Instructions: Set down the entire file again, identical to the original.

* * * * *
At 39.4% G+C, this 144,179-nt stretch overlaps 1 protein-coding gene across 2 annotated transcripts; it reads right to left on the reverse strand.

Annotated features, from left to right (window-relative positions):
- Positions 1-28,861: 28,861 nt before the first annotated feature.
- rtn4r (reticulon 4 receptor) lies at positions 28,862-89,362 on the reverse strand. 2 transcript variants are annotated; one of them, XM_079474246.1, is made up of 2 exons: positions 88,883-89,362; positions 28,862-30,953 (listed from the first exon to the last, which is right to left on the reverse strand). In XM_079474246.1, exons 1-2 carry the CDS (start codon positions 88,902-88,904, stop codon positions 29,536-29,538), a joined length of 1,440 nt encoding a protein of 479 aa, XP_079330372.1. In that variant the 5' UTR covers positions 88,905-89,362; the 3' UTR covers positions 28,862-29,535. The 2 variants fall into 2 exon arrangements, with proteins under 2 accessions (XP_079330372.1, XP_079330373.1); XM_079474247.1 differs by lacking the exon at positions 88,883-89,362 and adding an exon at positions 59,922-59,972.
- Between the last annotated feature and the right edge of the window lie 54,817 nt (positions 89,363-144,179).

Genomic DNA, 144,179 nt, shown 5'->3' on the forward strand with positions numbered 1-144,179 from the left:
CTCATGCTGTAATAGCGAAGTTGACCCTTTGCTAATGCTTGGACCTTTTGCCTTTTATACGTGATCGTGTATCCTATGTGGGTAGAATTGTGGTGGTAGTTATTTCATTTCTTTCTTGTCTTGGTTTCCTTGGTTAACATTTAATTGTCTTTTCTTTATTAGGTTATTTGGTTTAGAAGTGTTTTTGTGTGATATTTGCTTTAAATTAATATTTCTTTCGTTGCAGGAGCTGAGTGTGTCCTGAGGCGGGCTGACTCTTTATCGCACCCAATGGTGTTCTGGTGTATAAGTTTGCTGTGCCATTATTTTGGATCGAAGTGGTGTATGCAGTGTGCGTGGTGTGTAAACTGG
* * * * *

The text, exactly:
At 39.4% G+C, this 144,179-nt stretch overlaps 1 protein-coding gene across 2 annotated transcripts; it reads right to left on the reverse strand.

Annotated features, from left to right (window-relative positions):
- Positions 1-28,861: 28,861 nt before the first annotated feature.
- rtn4r (reticulon 4 receptor) lies at positions 28,862-89,362 on the reverse strand. 2 transcript variants are annotated; one of them, XM_079474246.1, is made up of 2 exons: positions 88,883-89,362; positions 28,862-30,953 (listed from the first exon to the last, which is right to left on the reverse strand). In XM_079474246.1, exons 1-2 carry the CDS (start codon positions 88,902-88,904, stop codon positions 29,536-29,538), a joined length of 1,440 nt encoding a protein of 479 aa, XP_079330372.1. In that variant the 5' UTR covers positions 88,905-89,362; the 3' UTR covers positions 28,862-29,535. The 2 variants fall into 2 exon arrangements, with proteins under 2 accessions (XP_079330372.1, XP_079330373.1); XM_079474247.1 differs by lacking the exon at positions 88,883-89,362 and adding an exon at positions 59,922-59,972.
- Between the last annotated feature and the right edge of the window lie 54,817 nt (positions 89,363-144,179).

Genomic DNA, 144,179 nt, shown 5'->3' on the forward strand with positions numbered 1-144,179 from the left:
CTCATGCTGTAATAGCGAAGTTGACCCTTTGCTAATGCTTGGACCTTTTGCCTTTTATACGTGATCGTGTATCCTATGTGGGTAGAATTGTGGTGGTAGTTATTTCATTTCTTTCTTGTCTTGGTTTCCTTGGTTAACATTTAATTGTCTTTTCTTTATTAGGTTATTTGGTTTAGAAGTGTTTTTGTGTGATATTTGCTTTAAATTAATATTTCTTTCGTTGCAGGAGCTGAGTGTGTCCTGAGGCGGGCTGACTCTTTATCGCACCCAATGGTGTTCTGGTGTATAAGTTTGCTGTGCCATTATTTTGGATCGAAGTGGTGTATGCAGTGTGCGTGGTGTGTAAACTGG